Graphite substrates 11.25 inches (28.1 cm) by 2.125 inches (5.3 cm) were divided along the long axis, and masking tape covered one side. The uncovered side was immersed in the acryloid resin (3 g Carbosil, 100 g resin, 150 g methylethylketone) and cured for 5 minutes in a preheated 50° C. oven. The tape was removed and the substrate was cured for another 5 minutes. Fifty milligrams of the standard Fe80 Si20 fiber growth promoter material was sprinkled on the substrate, the sol side being covered with a strip of paper. The binder side was completed by curing at 120° C. for 30 minutes.
One hundred milliliters of a sol prepared using iron nitrate and methanol with Fe3 + concentration of 0.0938M was prepared for each substrate and allowed to settle. Prior to use, 43 ml of supernatant was removed. Each sol side was coated with 5.8 ml of stirred sol by dropper. The concentration and amounts were selected such that each side (binder and sol) had approximately the same number of fiber growth promoter particles, with an equal mass loading per unit area. The sol was dried in air, at room temperature.
The coated substrates were placed in a reactor in separate runs and were subjected to VLS conditions under an atmosphere of 81.7% H2, 10.2% CO, 7.6% N2 and 0.5% CH4 at a flow rate of 3.0931/min and a temperature of 1450° C. for 8 hours. A test run with substrates where the sol had been applied over the entire surface confirmed that each substrate side could produce approximately equal fiber yields. The sol side of the substrates in each of the foregoing examples, however, exceeded the binder side of the same substrate in fiber production, as set forth in Table II.
TABLE II______________________________________Gross YieldYield (mg) (g/ft2 -hr) PercentExample sol binder sol binder Improvement______________________________________14 323 274 0.486 0.413 17.715 518 321 0.780 0.483 61.516 509 341 0.766 0.514 49.0______________________________________
Where promoter material particle size and loading has been kept essentially the same, the substrates prepared by the method of the present invention, when utilized in the VLS silicon carbide process, consistently outperformed substrates prepared according to the conventional "binder" method with regard to fiber yield.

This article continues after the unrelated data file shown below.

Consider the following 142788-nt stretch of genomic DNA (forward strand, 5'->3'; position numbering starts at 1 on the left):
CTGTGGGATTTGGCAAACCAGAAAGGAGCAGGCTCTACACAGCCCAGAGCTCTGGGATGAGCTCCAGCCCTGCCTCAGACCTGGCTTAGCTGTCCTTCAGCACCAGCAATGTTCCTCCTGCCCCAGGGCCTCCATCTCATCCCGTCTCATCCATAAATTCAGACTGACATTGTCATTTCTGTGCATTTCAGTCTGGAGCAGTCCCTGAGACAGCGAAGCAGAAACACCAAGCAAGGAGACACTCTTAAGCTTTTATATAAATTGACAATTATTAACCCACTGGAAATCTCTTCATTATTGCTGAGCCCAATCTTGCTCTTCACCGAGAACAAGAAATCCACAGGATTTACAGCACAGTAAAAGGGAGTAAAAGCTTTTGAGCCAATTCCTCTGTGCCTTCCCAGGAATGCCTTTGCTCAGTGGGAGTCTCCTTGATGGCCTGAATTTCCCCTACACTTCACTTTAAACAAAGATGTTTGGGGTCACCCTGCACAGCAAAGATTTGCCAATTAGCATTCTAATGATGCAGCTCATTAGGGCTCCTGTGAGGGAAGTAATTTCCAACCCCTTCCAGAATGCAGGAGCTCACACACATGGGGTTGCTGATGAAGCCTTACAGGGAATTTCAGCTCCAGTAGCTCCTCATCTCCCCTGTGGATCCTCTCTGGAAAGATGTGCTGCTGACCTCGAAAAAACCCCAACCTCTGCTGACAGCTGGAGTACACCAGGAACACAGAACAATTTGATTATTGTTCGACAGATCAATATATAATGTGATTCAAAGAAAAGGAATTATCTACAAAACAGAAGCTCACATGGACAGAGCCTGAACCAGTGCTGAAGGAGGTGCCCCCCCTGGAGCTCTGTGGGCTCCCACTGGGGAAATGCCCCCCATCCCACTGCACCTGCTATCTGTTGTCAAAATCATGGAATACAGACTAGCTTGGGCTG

From the examples described above, it is apparent that the method of the present invention results in substrates for the VLS reaction having improved uniformity of fiber growth promoter particle size and distribution. The inventive method permits the incorporation of more than one metal components into the promoter without adversely affecting particle size or distribution. The results of the inventive method are more reproducible than those of conventional methods. The method provides an easy procedure for preparing substrates, and a less expensive one compared to use of more expensive sized alloy powders or capital equipment.
The VLS process of the present invention results in improved fiber yields. Additionally, the VLS process using the improved substrates minimizes the black undergrowth of material produced among SiC fibers and permits better control of fiber diameter.
It is apparent that the inventive methods accomplish the objective of VLS process improvement as described hereinabove. The foregoing examples of fiber growth promoters, substrates, reaction conditions and the like are meant to be illustrative of the inventive methods, and are not intended to limit the invention, which includes all modifications and variations that fall within the scope of the following claims and their equivalent embodiments.
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|U.S. Classification||117/75, 117/951, 422/241, 264/DIG.19, 427/397.7, 423/346, 427/193, 427/190, 501/35, 501/95.1, 117/205, 501/12, 23/300, 117/900|
|International Classification||C30B11/12, C30B25/00|
|Cooperative Classification||C30B29/36, Y10T117/102, Y10S264/19, Y10S117/90, C30B25/005, C30B11/12|
|European Classification||C30B25/00F, C30B11/12|
|Feb 16, 1989||AS||Assignment|
Owner name: STANDARD OIL COMPANY, THE, A CORP. OF OH, OHIO
Free format text: ASSIGNMENT OF ASSIGNORS INTEREST.;ASSIGNORS:FOX, JOSEPH R.;WHITE, DOUGLAS A.;REEL/FRAME:005045/0510
Effective date: 19890213
|Jun 4, 1991||CC||Certificate of correction|
|Oct 22, 1991||CC||Certificate of correction|
|Aug 27, 1993||FPAY||Fee payment|
Year of fee payment: 4
|Feb 13, 1998||REMI||Maintenance fee reminder mailed|
|Mar 29, 1998||LAPS||Lapse for failure to pay maintenance fees|
|Jun 9, 1998||FP||Expired due to failure to pay maintenance fee|
Effective date: 19980401